Others were looking into jet transports as well, including de Havilland, in England, which took the lead by putting the world's first commercial jetliner, the D.H. 106 Comet, into service in May 1952. Unfortunately, it proved to be too fast a start and by 1954 a series of catastrophic accidents due to metal fatigue grounded the Comet.

The Comet did at least prove to Boeing that there was a market for commercial jets. Boeing had also seen that there was a strong possibility to interest the U.S. Air Force in a jet tanker to keep pace with its new B-52 Stratofortress.

These observations helped support Allen's decision to develop a jet transport prototype. The B-47 transport was shelved, and work instead focused on developing a jet version of the piston-powered Boeing KC-97 Stratotanker. Inside the company the KC-97 was known as the Boeing model 367. The derivative of the basic KC- 97, or model 367, that was settled on for the proposed new transport was Boeing model number 367-80. It wasn't long before the plane became affectionately referred to as the "Dash 80." On May 14, 1954, the Dash 80 was rolled out of the Boeing plant in Renton, Wash.

JET POWEROn July 15, 1954, Chief Test Pilot Tex Johnston, along with co-pilot Richard L. "Dix" Loesch, took the Dash 80 on its first flight. Bill Lloyd, an electrical engineer at the time, had worked his way to the end of the runway at Renton and witnessed the historic event. "It was awesome!" he recalled. "The plane was something special, and seeing it gave me a great sense of hope for the future of the company."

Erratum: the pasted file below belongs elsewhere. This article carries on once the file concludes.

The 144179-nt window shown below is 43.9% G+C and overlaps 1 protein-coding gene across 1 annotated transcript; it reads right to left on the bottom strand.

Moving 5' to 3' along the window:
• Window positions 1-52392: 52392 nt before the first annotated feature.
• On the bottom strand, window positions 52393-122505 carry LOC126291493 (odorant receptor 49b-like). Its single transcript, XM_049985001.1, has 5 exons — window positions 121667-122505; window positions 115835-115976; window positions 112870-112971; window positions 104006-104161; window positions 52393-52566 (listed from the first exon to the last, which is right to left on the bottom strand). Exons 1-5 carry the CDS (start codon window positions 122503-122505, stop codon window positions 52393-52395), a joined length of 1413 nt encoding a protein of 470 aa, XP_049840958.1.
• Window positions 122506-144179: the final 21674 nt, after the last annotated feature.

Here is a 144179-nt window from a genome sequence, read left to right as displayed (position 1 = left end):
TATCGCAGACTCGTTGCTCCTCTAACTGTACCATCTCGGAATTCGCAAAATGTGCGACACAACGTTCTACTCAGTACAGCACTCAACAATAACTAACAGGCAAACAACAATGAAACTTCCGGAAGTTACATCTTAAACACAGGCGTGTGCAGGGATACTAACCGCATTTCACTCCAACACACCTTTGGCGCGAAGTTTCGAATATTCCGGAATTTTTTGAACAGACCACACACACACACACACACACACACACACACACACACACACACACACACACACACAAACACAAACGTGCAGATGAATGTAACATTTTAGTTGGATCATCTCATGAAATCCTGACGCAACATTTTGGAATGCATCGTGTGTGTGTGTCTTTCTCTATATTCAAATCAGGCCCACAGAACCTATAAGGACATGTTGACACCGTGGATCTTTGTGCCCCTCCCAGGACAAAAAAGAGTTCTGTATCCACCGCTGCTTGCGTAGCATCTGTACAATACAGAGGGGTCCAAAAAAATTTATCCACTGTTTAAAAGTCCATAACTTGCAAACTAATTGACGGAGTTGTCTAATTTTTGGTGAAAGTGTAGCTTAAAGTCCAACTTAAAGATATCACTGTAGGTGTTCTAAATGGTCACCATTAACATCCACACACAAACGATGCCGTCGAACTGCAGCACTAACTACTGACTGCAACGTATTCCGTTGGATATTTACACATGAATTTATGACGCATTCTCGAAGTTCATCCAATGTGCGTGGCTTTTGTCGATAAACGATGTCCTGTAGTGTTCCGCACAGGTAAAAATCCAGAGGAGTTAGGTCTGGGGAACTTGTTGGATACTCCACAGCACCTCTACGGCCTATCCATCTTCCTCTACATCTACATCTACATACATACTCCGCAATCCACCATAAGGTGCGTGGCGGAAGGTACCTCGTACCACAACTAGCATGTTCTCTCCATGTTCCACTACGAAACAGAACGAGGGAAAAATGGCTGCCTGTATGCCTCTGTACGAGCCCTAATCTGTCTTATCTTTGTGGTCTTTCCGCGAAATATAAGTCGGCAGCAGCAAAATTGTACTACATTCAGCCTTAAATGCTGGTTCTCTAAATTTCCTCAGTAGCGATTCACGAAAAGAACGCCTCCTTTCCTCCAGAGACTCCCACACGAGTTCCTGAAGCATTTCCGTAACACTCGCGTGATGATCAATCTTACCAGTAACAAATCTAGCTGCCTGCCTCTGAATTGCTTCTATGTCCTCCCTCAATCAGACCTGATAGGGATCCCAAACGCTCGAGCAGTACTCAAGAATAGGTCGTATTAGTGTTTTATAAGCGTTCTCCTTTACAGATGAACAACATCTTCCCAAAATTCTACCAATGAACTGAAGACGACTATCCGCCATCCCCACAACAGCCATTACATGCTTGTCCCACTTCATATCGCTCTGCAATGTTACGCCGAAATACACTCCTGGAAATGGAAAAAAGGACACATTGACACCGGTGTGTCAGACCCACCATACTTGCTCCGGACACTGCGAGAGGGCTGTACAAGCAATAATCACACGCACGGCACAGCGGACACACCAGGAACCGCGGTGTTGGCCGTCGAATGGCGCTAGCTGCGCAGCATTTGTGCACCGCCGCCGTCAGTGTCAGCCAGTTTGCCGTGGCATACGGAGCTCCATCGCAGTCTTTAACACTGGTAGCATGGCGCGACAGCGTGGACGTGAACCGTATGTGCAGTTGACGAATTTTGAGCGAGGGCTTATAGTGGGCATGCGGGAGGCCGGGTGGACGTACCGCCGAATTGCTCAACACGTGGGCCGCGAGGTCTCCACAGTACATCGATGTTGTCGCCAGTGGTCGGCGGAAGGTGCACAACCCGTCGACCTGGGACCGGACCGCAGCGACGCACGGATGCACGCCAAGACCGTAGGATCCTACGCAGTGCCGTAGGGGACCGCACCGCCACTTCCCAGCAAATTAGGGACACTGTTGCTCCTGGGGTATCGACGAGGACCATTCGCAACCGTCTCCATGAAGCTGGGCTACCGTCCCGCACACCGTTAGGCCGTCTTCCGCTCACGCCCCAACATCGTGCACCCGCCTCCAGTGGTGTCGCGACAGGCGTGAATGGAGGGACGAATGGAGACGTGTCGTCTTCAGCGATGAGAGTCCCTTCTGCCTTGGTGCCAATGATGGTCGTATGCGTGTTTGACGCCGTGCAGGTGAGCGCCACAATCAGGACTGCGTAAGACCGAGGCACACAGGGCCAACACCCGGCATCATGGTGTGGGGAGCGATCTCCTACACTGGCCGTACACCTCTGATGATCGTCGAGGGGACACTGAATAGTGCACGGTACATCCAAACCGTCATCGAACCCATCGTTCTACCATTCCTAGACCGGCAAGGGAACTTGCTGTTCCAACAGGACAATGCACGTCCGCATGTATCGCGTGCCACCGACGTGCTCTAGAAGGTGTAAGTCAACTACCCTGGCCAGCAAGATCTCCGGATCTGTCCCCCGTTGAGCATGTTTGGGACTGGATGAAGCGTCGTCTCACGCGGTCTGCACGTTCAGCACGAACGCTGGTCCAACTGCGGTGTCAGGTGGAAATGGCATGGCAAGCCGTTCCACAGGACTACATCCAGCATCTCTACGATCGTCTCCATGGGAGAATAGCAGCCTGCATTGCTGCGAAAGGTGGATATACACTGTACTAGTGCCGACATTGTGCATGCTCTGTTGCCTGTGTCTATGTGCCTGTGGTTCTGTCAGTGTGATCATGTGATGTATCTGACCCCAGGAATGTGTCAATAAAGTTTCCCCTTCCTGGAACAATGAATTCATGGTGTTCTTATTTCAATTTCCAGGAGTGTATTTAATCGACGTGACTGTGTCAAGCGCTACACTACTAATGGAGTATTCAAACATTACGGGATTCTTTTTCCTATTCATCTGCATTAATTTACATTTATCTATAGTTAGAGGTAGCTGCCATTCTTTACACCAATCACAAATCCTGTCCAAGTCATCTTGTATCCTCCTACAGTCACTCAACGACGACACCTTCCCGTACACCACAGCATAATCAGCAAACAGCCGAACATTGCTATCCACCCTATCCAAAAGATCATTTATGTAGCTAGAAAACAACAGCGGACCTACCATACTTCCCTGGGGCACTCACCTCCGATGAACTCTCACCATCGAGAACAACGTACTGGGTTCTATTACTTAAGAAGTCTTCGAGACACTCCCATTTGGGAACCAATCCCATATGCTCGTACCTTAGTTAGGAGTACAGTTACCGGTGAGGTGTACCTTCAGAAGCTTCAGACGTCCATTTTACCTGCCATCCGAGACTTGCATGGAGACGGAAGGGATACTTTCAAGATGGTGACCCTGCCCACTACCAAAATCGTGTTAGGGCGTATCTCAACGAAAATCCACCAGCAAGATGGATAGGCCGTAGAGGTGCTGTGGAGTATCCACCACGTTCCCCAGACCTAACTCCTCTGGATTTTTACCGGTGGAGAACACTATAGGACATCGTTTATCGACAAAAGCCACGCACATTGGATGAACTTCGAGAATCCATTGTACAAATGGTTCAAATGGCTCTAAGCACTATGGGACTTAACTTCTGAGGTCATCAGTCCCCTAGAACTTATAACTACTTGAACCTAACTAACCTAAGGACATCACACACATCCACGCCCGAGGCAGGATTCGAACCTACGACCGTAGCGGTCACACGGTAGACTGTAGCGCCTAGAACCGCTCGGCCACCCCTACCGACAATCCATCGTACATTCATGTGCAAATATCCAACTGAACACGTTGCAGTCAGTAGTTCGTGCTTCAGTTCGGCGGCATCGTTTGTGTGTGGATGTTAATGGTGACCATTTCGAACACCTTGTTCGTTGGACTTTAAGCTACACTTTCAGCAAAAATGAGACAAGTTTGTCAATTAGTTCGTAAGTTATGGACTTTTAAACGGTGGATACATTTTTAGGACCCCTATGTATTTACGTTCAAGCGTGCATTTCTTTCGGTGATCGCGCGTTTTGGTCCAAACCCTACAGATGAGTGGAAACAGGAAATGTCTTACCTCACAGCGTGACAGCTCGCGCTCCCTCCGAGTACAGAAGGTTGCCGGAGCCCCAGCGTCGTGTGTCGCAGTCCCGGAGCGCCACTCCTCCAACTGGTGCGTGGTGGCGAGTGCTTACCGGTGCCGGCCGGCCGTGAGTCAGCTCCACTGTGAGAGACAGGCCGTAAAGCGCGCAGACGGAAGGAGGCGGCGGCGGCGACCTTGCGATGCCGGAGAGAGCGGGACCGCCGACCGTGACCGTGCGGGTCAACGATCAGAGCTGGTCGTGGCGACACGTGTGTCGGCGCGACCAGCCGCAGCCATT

A month after the first flight, the U.S. Air Force gave Boeing an initial order for the Dash 80's first offspring, the KC-135 Stratotanker. Getting the Dash 80 into the air and selling the concept to the Air Force were successful first steps, but for the Boeing investment in the Dash 80 to pay off, the concept had to be accepted by the airlines.

Boeing sent the Dash 80 along with Tex Johnston, the company's charismatic test pilot, to airports all around the United States to show reporters, as well as airline and Air Force personnel, firsthand what it was like to fly in a jet transport.

Johnston went a step further to convince everyone that the Dash 80 was a good airplane. While doing a flyby over the 1955 Gold Cup hydroplane races at Seattle's Lake Washington, he took the big plane through two barrel rolls, thrilling the crowd and airline executives as well. Within a month of the barrel roll, the Dash 80 had done its job. Pan Am ordered 20 of the Dash 80's second offspring, the 707.

Launching the jet age was not the end of the Dash 80's work. Having successfully defined the modern jetliner, the Dash 80 now became a flight-test workhorse.